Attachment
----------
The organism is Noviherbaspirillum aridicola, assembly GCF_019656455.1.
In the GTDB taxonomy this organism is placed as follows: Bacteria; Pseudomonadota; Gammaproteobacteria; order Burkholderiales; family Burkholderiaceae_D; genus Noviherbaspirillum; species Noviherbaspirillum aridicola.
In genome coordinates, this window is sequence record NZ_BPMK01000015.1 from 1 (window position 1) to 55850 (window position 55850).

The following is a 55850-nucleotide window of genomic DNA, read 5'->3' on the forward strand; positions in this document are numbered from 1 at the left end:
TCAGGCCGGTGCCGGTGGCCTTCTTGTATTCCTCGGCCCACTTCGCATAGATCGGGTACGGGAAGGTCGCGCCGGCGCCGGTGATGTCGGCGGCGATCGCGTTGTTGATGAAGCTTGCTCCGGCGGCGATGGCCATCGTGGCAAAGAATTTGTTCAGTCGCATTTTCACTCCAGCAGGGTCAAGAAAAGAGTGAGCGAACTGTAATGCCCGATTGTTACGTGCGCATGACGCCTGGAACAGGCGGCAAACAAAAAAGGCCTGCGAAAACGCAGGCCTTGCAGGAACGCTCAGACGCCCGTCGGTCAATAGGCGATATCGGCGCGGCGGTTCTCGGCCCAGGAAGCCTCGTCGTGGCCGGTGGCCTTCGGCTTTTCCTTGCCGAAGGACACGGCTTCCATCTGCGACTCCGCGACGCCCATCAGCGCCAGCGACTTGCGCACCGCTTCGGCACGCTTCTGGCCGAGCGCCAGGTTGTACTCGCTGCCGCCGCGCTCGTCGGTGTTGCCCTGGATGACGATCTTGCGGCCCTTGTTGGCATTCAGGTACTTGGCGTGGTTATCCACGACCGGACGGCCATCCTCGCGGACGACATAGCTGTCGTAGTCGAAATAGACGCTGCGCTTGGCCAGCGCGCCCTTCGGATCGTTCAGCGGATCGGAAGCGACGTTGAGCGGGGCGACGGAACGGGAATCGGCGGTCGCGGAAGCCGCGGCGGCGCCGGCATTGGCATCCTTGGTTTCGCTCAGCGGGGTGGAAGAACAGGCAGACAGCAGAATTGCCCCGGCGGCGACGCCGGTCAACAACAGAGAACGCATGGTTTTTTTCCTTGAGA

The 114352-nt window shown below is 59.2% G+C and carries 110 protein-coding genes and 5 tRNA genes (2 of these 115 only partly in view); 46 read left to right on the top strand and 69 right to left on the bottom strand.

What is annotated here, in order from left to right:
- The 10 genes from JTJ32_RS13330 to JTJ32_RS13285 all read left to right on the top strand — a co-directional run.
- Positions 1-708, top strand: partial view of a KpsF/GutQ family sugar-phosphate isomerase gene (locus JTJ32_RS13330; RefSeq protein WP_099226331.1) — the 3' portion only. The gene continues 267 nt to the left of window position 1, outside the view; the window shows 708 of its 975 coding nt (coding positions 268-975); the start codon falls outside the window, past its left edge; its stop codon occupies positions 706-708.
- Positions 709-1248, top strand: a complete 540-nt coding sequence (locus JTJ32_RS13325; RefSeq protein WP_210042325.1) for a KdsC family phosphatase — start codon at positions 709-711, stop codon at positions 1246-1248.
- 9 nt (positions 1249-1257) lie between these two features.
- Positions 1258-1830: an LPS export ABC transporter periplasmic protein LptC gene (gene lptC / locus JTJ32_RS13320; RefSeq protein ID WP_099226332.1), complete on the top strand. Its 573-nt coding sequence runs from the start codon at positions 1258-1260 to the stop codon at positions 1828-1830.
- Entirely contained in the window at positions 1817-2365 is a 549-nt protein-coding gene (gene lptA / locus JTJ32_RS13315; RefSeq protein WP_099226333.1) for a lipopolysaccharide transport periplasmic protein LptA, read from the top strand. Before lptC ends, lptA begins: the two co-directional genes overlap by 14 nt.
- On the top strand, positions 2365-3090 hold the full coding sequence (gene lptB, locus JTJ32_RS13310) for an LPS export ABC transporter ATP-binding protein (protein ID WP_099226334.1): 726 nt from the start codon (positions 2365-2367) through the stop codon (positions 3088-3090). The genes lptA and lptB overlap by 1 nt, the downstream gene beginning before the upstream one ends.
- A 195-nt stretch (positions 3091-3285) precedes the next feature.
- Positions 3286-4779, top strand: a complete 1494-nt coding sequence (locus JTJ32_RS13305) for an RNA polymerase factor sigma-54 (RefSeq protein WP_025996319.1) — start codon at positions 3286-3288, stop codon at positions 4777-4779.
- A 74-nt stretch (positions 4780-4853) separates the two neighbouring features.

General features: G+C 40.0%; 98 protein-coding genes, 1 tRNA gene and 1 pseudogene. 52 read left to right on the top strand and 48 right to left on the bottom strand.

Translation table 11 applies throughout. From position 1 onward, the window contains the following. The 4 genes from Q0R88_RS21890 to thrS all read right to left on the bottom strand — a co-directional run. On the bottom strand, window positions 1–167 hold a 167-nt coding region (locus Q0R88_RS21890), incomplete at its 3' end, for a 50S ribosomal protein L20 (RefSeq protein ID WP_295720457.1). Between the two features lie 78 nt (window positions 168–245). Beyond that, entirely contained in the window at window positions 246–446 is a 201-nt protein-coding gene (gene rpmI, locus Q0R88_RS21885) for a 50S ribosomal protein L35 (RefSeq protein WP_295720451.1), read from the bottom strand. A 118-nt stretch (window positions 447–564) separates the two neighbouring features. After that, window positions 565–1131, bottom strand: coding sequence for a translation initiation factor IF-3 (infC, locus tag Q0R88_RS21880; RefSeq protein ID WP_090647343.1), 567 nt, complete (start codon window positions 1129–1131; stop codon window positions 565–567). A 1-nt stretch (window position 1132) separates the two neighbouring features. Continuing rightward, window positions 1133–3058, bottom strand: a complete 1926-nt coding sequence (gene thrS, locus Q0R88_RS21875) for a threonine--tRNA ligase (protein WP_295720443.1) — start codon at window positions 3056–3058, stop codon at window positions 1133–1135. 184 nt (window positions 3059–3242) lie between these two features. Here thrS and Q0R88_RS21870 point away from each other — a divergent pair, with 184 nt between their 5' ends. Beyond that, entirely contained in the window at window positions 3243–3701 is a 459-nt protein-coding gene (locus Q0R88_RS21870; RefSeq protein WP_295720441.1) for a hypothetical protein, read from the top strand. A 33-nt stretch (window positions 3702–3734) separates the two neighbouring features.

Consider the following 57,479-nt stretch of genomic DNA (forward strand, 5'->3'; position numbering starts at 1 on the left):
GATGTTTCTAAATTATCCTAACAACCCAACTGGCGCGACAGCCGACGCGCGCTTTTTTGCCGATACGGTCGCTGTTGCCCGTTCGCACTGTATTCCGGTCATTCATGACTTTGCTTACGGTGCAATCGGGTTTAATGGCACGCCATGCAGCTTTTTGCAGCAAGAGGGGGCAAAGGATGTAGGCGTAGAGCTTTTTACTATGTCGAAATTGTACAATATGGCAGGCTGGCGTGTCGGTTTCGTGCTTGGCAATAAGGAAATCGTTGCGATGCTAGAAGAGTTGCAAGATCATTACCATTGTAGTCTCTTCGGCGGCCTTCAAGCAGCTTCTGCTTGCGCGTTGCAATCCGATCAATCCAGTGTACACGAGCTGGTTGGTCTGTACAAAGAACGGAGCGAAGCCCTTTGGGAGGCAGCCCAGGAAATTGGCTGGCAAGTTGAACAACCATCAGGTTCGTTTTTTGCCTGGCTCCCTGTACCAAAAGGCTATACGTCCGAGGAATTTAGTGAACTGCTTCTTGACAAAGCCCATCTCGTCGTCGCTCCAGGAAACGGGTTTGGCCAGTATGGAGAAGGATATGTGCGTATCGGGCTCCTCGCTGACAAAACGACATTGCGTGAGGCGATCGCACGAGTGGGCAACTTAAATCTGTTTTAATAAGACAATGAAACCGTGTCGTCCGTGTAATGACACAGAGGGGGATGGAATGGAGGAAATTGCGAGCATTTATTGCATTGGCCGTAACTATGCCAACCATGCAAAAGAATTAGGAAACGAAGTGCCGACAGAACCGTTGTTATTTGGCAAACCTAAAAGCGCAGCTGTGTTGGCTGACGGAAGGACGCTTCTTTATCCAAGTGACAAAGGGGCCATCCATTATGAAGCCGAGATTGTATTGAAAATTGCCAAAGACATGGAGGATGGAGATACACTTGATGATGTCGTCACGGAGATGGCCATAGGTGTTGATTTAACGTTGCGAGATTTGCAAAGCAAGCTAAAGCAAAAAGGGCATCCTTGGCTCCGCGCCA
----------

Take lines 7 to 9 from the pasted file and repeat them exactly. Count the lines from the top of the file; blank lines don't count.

What is annotated here, in order from left to right:
- The 10 genes from JTJ32_RS13330 to JTJ32_RS13285 all read left to right on the top strand — a co-directional run.
- Positions 1-708, top strand: partial view of a KpsF/GutQ family sugar-phosphate isomerase gene (locus JTJ32_RS13330; RefSeq protein WP_099226331.1) — the 3' portion only. The gene continues 267 nt to the left of window position 1, outside the view; the window shows 708 of its 975 coding nt (coding positions 268-975); the start codon falls outside the window, past its left edge; its stop codon occupies positions 706-708.